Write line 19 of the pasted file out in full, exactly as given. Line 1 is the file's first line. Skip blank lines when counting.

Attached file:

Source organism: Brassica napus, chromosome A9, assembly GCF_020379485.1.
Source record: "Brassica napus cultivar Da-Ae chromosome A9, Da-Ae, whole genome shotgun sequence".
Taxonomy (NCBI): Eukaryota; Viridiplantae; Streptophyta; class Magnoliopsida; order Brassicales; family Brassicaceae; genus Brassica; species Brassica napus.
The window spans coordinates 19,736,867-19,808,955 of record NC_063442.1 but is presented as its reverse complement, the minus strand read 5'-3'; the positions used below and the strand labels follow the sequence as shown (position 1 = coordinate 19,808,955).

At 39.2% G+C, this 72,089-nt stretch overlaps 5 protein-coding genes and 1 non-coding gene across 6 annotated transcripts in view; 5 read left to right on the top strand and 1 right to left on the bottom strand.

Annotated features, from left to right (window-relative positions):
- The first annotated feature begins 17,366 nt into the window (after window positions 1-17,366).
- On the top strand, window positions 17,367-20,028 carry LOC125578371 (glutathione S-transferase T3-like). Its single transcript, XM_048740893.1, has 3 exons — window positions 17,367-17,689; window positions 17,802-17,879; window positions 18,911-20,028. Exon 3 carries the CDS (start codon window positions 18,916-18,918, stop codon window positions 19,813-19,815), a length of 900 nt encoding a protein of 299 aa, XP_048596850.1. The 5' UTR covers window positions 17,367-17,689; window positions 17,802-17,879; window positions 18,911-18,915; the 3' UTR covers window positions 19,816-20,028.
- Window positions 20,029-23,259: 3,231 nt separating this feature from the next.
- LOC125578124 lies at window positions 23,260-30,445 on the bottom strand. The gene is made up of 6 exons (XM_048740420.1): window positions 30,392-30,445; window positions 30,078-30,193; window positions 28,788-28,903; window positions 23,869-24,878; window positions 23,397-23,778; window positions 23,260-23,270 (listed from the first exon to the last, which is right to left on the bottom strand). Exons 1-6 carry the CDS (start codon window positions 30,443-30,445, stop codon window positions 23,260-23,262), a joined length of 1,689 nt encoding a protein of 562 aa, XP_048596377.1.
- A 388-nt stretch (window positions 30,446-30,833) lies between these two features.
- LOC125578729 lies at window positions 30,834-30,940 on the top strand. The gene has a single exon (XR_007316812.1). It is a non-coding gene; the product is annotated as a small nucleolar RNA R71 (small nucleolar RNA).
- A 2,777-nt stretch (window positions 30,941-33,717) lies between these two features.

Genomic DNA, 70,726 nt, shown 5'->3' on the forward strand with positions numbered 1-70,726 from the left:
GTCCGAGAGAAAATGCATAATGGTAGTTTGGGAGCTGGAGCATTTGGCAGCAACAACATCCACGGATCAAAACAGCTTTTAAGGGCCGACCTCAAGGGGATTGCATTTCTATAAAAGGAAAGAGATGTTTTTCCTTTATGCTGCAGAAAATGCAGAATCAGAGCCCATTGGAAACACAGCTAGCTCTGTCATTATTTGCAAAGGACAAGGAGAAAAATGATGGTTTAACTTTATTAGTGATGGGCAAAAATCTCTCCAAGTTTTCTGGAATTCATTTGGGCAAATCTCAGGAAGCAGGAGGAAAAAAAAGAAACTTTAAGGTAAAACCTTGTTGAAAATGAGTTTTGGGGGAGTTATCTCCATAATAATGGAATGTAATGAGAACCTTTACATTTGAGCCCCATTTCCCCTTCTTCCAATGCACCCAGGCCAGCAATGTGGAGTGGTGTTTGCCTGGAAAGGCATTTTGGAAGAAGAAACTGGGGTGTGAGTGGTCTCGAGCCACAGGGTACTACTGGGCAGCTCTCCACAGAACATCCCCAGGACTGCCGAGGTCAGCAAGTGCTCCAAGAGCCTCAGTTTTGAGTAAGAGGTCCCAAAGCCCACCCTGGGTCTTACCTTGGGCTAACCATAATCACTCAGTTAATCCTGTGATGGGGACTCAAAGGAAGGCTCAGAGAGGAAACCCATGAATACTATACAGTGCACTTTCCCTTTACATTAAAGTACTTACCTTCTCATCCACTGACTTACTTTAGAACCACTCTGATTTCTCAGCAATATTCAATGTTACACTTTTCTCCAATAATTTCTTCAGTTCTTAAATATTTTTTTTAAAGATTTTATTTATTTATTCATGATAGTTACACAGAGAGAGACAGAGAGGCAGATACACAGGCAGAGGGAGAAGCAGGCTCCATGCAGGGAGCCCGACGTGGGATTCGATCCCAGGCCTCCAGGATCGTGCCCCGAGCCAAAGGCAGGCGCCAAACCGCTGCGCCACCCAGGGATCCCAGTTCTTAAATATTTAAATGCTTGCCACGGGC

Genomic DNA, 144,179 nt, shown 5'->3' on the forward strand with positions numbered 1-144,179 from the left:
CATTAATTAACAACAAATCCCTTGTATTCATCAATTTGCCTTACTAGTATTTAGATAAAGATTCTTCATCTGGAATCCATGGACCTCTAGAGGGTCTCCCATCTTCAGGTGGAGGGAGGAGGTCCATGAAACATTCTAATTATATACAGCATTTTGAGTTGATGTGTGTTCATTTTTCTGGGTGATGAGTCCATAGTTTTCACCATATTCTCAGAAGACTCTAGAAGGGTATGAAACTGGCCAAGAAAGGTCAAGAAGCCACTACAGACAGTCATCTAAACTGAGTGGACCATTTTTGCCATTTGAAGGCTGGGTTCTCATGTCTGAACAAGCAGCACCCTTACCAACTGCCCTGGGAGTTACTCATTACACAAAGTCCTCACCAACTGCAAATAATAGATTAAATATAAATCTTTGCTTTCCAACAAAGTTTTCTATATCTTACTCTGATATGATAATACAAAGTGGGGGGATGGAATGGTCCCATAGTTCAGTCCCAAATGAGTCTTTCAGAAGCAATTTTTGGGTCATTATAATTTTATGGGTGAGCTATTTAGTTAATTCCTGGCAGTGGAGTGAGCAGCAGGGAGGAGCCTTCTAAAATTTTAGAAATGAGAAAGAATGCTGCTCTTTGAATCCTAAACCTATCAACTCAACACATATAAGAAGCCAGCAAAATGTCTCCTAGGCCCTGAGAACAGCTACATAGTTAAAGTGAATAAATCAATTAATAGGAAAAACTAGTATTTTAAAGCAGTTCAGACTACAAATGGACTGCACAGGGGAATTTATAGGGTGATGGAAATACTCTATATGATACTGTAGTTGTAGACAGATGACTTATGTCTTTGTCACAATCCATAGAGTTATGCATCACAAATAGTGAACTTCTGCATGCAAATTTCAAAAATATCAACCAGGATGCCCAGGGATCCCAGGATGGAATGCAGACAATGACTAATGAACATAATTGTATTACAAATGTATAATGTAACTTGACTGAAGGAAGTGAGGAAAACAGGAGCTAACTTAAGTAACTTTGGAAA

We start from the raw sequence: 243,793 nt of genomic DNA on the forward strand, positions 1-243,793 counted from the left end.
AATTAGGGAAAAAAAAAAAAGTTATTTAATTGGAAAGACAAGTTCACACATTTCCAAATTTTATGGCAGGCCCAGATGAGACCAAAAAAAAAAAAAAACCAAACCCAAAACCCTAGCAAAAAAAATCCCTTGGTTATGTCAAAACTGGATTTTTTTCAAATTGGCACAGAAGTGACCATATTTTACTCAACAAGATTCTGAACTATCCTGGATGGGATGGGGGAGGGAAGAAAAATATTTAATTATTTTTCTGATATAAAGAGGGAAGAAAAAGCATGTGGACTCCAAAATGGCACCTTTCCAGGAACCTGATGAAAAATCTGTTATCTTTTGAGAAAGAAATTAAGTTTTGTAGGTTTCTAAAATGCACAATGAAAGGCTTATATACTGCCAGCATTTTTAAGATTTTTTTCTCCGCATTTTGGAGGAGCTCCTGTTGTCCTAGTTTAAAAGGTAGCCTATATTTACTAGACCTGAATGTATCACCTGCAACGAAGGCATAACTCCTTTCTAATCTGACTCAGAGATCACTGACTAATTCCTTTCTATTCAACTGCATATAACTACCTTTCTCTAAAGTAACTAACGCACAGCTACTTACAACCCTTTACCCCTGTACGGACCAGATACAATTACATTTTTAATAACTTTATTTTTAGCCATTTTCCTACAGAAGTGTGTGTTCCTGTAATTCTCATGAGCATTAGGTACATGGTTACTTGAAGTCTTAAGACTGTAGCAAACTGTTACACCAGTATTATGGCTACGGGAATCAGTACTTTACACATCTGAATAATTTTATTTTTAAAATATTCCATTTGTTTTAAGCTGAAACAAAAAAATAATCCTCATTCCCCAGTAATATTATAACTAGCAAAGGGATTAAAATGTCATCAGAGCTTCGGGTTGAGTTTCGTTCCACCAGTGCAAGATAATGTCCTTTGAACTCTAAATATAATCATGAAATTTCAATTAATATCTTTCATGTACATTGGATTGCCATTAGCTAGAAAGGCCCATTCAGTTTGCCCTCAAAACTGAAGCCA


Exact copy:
AATTAGGGAAAAAAAAAAAAGTTATTTAATTGGAAAGACAAGTTCACACATTTCCAAATTTTATGGCAGGCCCAGATGAGACCAAAAAAAAAAAAAAACCAAACCCAAAACCCTAGCAAAAAAAATCCCTTGGTTATGTCAAAACTGGATTTTTTTCAAATTGGCACAGAAGTGACCATATTTTACTCAACAAGATTCTGAACTATCCTGGATGGGATGGGGGAGGGAAGAAAAATATTTAATTATTTTTCTGATATAAAGAGGGAAGAAAAAGCATGTGGACTCCAAAATGGCACCTTTCCAGGAACCTGATGAAAAATCTGTTATCTTTTGAGAAAGAAATTAAGTTTTGTAGGTTTCTAAAATGCACAATGAAAGGCTTATATACTGCCAGCATTTTTAAGATTTTTTTCTCCGCATTTTGGAGGAGCTCCTGTTGTCCTAGTTTAAAAGGTAGCCTATATTTACTAGACCTGAATGTATCACCTGCAACGAAGGCATAACTCCTTTCTAATCTGACTCAGAGATCACTGACTAATTCCTTTCTATTCAACTGCATATAACTACCTTTCTCTAAAGTAACTAACGCACAGCTACTTACAACCCTTTACCCCTGTACGGACCAGATACAATTACATTTTTAATAACTTTATTTTTAGCCATTTTCCTACAGAAGTGTGTGTTCCTGTAATTCTCATGAGCATTAGGTACATGGTTACTTGAAGTCTTAAGACTGTAGCAAACTGTTACACCAGTATTATGGCTACGGGAATCAGTACTTTACACATCTGAATAATTTTATTTTTAAAATATTCCATTTGTTTTAAGCTGAAACAAAAAAATAATCCTCATTCCCCAGTAATATTATAACTAGCAAAGGGATTAAAATGTCATCAGAGCTTCGGGTTGAGTTTCGTTCCACCAGTGCAAGATAATGTCCTTTGAACTCTAAATATAATCATGAAATTTCAATTAATATCTTTCATGTACATTGGATTGCCATTAGCTAGAAAGGCCCATTCAGTTTGCCCTCAAAACTGAAGCCA